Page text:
Sri Lanka 2014 – Day 5 (Galle and Cooking Class)

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I had really hoped to get this post finished in April when we were in Sri Lanka but here we are in September!

We spent our last full day in Sri Lanka by traveling to Galle Fort which is a UNESCO World Heritage site. I also participated in a Sri Lankan cooking class which was amazing – educational and delicious!

Galle was a one-hour drive from our hotel in Balapitiya. Our first stop was lunch at the Galle Fort hotel. We dined in the open-air courtyard, cooled only by ceiling fans, that overlooked the small hotel pool. We would soon discover that all dining in Galle is open-air (as in no air conditioning!).

Galle Fort Hotel

We ordered a Parmesan crusted chicken snitzel sandwich, chicken skewers, and a Vietnamese rice noodle salad (nice minty taste with crunchy cucumber and carrot but the fish sauce too mild for my taste).


We also felt inclined to order iced tea so that we could cool off somewhat in the hot weather. I loved those elephant stirrers so much that we bought some to bring back with us to Dubai.

I had read about a Sri Lankan cooking class in Galle from Sarah at The Hedonista who has traveled many times to Sri Lanka and has written a fabulous and informative Sri Lanka destination guide which I found invaluable while doing research on where to stay and dine.

Before leaving Dubai, I tried emailing and organizing the cooking class/food tour on their website at Sri Serendipity without much success so while we were in Galle, we decided to see if we could book in person.

Finding the tour guide’s (Juliet’s) location/”office” based on the website was easy enough but when Scotch and I arrived at the address, the place looked abandon and there was no response to our calls of, “Hellooooo! Anyone home?”

We were about to give up but then I saw a a sign advertising “Fort Tours” a few houses down. We inquired at that place if anyone knew about Juliet’s tour. The lady who we spoke to was able to locate her husband inside the seemingly abandoned house who told us the timings for her tour and how to book via the Serendipity Arts Cafe which I believe is owned by Juliet and her husband.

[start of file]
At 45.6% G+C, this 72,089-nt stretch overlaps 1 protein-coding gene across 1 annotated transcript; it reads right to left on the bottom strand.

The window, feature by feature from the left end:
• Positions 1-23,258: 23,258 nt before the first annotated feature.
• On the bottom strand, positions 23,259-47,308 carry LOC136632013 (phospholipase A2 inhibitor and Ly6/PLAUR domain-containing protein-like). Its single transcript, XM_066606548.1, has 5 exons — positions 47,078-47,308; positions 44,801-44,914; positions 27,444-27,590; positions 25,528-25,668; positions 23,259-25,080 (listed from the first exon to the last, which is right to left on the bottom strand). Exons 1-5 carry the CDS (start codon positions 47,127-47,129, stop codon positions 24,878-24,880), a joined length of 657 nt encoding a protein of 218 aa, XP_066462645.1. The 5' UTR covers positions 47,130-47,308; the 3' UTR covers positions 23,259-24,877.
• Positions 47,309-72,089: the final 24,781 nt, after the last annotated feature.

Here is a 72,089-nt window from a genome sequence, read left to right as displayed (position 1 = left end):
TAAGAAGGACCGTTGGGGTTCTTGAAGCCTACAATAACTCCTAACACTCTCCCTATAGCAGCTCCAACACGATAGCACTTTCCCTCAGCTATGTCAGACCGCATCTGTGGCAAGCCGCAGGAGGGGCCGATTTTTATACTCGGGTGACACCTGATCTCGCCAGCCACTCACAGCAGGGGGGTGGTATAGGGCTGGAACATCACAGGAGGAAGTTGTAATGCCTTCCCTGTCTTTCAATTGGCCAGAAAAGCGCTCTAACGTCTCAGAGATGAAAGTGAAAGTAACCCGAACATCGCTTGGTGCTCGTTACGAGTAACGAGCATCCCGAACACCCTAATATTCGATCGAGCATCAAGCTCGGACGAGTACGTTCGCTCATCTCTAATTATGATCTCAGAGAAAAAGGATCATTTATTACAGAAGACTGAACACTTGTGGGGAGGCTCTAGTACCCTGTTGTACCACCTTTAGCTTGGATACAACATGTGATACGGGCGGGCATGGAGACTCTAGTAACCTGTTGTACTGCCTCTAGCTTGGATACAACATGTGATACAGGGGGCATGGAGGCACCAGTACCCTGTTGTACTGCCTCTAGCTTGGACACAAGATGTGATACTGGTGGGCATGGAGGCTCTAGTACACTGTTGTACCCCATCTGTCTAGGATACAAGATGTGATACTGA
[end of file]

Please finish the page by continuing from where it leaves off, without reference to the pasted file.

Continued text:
So we stopped at the Serendipity Arts Cafe for refreshments and ice cream and I signed up for the cooking class that was being held that afternoon. I think the cost was US$45 per adult.

The kids were too young to join the class so Scotch, Wee Scotch and Little Ginger spent the afternoon and early evening at the Fort Printer’s hotel while I participated in Juliet’s cooking class and tour of Galle Fort.


At the cooking class, there was myself and a British family of four. Juliet facilitated the class while a Sri Lankan chef managed most of the cooking, of which we were encouraged to participate in.

First Juliet talked about the food culture in Sri Lanka and I wish she had pre-printed notes and recipe cards to hand out because I had a hard time listening, watching the cooking, and getting all the ingredients and instructions written down accurately.






We used all fresh ingredients – including the shredded coconut which we all took turns grating and required a lot of elbow grease.

Here I am grating coconut for the first time using a hand grinder contraption:

Here I am grating coconut for the first time ever

Our first dish was Pol Sambol (Coconut sambol) which we made from the freshly grated coconut and subsequent coconut milk. This is a traditional Sri Lankan dish that is served with nearly every meal and also eaten at breakfast rolled in a coconut “pancake” which I can’t remember how we made it but I do remember using coconut milk made from the grated coconut.

I need to get one of those little woks!


For the Pol Sambo, in addition to grated coconut, we also used red onions, plum tomato, lime juice, chilli flakes and salt. Optional dried anchovies (Maldivian fish) could also be added.